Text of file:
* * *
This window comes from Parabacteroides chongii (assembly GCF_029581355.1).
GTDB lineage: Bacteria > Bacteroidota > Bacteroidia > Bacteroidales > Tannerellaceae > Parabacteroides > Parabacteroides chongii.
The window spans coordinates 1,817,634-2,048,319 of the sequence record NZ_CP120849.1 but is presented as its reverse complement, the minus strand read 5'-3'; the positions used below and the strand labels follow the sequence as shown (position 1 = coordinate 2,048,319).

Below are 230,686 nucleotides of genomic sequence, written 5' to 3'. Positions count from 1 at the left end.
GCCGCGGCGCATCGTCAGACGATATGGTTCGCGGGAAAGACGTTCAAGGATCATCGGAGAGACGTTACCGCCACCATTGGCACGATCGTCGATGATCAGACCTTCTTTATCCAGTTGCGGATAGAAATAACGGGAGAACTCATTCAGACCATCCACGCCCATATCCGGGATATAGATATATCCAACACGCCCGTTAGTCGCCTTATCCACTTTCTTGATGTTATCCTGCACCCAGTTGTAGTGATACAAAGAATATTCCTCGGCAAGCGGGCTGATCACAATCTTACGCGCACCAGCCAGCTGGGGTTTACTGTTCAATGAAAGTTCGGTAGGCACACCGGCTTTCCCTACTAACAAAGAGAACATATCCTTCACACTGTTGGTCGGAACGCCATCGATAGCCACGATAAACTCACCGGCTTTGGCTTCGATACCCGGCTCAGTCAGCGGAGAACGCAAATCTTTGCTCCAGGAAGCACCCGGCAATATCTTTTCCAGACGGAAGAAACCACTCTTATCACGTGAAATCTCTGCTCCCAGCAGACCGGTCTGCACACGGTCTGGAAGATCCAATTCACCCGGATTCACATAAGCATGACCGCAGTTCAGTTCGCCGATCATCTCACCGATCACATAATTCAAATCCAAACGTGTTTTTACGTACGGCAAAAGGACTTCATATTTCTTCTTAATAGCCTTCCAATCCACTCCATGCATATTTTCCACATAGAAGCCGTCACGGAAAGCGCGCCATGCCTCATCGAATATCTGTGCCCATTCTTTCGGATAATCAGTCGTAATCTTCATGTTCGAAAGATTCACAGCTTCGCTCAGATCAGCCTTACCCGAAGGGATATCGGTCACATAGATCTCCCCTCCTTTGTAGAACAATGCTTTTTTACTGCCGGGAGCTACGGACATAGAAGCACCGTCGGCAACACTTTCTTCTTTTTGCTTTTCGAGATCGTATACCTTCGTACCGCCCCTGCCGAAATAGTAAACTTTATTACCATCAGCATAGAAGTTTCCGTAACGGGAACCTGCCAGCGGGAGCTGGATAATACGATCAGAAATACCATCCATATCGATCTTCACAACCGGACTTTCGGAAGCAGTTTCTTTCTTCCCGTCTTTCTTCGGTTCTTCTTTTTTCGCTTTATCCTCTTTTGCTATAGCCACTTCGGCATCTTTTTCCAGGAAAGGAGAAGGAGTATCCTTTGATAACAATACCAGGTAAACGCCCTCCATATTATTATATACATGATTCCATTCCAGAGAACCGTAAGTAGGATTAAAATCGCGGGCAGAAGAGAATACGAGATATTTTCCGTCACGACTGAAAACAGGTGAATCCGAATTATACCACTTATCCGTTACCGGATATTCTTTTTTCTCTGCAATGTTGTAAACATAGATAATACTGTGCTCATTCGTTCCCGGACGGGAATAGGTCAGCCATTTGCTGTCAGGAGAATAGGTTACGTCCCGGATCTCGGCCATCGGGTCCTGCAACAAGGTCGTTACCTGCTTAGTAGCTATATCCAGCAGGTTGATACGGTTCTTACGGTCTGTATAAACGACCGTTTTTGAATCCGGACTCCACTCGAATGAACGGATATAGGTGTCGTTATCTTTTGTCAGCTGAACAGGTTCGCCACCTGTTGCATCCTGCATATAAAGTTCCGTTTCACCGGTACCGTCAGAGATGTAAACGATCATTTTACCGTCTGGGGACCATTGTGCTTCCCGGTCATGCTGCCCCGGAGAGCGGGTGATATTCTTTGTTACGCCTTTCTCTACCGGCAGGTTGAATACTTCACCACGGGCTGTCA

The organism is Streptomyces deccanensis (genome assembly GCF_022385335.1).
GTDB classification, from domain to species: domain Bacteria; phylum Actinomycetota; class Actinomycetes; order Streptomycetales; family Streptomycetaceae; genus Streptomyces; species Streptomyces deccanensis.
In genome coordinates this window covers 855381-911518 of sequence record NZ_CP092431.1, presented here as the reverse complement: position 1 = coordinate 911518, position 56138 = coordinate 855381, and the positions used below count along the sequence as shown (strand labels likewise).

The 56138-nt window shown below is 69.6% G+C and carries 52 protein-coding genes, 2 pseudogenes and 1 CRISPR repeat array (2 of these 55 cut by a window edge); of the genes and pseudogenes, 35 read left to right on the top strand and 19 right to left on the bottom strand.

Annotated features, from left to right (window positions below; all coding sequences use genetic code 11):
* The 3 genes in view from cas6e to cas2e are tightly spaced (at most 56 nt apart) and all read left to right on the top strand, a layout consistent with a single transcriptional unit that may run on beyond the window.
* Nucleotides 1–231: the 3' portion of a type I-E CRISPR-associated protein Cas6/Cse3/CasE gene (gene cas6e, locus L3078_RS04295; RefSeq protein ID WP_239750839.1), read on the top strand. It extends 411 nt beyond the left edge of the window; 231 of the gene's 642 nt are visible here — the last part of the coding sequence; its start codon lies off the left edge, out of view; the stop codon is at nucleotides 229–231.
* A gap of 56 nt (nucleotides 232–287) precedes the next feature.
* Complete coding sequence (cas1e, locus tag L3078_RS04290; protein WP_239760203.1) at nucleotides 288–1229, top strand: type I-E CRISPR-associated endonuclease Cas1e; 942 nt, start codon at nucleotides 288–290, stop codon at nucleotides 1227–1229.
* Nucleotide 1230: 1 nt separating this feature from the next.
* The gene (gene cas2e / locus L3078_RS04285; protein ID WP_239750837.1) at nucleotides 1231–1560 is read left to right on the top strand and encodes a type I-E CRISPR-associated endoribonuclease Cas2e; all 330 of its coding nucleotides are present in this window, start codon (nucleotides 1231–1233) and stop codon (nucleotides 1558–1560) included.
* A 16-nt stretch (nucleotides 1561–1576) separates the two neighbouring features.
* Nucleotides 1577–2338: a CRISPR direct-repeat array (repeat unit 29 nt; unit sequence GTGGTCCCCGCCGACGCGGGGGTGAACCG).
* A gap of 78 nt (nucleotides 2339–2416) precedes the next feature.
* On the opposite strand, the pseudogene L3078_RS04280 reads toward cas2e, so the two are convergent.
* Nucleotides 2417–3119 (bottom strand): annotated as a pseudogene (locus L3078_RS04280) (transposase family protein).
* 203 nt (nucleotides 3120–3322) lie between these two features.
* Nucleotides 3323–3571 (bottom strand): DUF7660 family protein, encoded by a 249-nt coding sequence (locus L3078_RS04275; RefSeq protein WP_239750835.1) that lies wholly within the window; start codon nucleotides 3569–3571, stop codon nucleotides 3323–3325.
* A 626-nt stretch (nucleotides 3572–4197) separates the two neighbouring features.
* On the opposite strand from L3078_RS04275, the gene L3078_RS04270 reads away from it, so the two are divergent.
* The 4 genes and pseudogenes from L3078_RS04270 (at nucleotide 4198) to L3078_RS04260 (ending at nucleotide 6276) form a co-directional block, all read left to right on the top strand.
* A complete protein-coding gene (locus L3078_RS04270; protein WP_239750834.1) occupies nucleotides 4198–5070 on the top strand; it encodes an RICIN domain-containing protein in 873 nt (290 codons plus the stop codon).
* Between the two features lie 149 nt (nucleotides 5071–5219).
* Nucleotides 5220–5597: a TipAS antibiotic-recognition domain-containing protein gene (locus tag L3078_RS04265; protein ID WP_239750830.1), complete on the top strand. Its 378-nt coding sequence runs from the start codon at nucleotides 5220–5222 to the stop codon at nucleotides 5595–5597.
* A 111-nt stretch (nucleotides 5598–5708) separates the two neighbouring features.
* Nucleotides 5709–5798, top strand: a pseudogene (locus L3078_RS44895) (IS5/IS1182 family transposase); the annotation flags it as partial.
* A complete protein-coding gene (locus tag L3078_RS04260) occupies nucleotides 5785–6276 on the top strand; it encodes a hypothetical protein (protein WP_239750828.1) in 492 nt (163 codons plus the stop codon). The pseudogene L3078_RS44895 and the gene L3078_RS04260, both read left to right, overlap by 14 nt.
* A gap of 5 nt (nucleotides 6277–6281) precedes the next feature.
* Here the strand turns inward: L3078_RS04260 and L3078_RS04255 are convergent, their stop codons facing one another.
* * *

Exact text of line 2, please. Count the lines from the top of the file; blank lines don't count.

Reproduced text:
GTDB lineage: Bacteria > Bacteroidota > Bacteroidia > Bacteroidales > Tannerellaceae > Parabacteroides > Parabacteroides chongii.